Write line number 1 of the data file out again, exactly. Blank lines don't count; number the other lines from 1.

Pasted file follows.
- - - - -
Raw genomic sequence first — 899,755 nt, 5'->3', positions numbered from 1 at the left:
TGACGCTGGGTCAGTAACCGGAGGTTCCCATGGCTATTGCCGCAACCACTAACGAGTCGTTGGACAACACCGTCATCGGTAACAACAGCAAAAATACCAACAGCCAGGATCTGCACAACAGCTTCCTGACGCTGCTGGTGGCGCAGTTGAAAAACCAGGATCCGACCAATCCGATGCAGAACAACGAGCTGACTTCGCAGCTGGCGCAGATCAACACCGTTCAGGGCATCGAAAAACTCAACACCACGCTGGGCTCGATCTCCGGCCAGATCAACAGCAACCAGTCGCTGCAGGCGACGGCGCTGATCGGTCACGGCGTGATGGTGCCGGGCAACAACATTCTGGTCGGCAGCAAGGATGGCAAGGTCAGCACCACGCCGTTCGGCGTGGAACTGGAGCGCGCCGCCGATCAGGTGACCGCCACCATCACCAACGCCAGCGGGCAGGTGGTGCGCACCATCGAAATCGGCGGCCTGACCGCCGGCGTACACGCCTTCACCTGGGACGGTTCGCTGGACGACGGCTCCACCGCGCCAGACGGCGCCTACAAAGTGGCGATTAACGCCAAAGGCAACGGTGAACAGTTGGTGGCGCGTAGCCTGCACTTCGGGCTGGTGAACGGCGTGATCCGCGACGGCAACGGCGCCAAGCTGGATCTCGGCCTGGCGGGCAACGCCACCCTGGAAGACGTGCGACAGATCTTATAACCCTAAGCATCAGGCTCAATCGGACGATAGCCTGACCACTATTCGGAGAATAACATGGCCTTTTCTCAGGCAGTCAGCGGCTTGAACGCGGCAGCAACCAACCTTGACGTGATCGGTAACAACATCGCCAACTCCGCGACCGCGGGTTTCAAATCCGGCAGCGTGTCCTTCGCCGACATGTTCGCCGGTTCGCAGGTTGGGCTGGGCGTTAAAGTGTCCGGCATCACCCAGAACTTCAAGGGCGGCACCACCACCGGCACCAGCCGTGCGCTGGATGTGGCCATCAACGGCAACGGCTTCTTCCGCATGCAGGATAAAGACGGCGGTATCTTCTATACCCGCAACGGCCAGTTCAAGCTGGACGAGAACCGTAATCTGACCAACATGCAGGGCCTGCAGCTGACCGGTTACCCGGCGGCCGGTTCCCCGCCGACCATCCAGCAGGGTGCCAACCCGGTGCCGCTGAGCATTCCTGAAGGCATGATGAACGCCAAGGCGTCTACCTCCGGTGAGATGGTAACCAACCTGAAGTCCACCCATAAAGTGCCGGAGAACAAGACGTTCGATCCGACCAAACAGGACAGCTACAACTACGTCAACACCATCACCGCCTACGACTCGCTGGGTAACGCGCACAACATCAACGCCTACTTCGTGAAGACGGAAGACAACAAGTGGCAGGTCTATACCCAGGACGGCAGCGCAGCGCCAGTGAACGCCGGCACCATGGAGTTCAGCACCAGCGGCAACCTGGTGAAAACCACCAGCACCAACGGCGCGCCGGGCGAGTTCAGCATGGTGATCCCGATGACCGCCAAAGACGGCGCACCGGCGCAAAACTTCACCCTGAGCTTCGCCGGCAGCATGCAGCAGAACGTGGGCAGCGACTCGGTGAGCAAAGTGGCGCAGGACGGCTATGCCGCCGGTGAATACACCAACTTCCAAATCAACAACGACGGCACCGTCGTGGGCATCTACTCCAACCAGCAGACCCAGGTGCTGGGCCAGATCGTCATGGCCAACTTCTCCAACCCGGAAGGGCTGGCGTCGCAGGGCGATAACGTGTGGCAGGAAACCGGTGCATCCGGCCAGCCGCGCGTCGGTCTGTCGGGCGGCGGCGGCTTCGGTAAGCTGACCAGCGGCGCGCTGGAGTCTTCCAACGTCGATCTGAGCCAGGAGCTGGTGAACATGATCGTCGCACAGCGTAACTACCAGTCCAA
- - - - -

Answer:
Raw genomic sequence first — 899,755 nt, 5'->3', positions numbered from 1 at the left: